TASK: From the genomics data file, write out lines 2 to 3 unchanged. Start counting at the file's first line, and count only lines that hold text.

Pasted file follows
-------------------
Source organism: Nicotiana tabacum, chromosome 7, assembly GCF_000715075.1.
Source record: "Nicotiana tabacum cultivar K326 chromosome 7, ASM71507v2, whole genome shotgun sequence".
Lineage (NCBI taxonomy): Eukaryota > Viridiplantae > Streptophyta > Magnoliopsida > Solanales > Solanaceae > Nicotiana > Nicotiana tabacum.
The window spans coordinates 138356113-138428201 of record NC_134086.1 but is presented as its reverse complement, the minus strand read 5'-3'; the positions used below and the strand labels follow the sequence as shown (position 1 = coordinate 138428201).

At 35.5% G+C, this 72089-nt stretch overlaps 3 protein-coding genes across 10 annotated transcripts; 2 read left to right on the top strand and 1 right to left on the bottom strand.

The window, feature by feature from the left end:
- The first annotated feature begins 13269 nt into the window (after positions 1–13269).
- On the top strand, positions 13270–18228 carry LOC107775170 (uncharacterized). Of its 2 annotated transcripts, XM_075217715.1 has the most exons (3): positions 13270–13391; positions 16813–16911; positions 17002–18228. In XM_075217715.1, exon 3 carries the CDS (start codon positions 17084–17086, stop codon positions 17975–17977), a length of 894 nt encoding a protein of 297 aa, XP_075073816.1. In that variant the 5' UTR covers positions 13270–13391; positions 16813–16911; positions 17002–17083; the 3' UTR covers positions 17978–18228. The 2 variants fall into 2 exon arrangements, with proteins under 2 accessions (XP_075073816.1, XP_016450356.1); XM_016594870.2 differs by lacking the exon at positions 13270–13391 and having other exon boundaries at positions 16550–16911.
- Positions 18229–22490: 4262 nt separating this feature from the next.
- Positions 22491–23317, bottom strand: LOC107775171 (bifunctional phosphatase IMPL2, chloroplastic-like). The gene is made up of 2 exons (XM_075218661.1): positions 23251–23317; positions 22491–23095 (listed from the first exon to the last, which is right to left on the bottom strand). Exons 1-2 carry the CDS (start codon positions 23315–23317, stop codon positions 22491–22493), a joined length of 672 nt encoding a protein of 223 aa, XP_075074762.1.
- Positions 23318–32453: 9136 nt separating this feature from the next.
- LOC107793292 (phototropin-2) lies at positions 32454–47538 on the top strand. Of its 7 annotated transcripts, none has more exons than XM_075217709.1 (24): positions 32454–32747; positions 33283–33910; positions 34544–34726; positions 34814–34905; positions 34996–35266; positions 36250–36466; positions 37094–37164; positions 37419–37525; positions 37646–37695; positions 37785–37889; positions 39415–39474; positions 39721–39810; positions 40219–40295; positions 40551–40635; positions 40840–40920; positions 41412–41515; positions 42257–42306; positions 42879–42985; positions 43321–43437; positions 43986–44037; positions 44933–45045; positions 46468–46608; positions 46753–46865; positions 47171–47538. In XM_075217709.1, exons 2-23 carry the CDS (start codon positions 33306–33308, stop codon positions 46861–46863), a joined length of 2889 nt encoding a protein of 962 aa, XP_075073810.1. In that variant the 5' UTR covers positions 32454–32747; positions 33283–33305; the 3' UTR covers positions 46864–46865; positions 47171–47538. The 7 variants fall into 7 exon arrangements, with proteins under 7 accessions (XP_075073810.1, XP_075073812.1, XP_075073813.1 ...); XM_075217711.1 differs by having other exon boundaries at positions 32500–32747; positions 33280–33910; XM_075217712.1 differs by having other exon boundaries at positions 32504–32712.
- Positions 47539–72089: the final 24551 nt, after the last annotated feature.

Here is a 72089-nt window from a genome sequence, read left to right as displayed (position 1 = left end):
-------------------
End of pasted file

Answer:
Source record: "Nicotiana tabacum cultivar K326 chromosome 7, ASM71507v2, whole genome shotgun sequence".
Lineage (NCBI taxonomy): Eukaryota > Viridiplantae > Streptophyta > Magnoliopsida > Solanales > Solanaceae > Nicotiana > Nicotiana tabacum.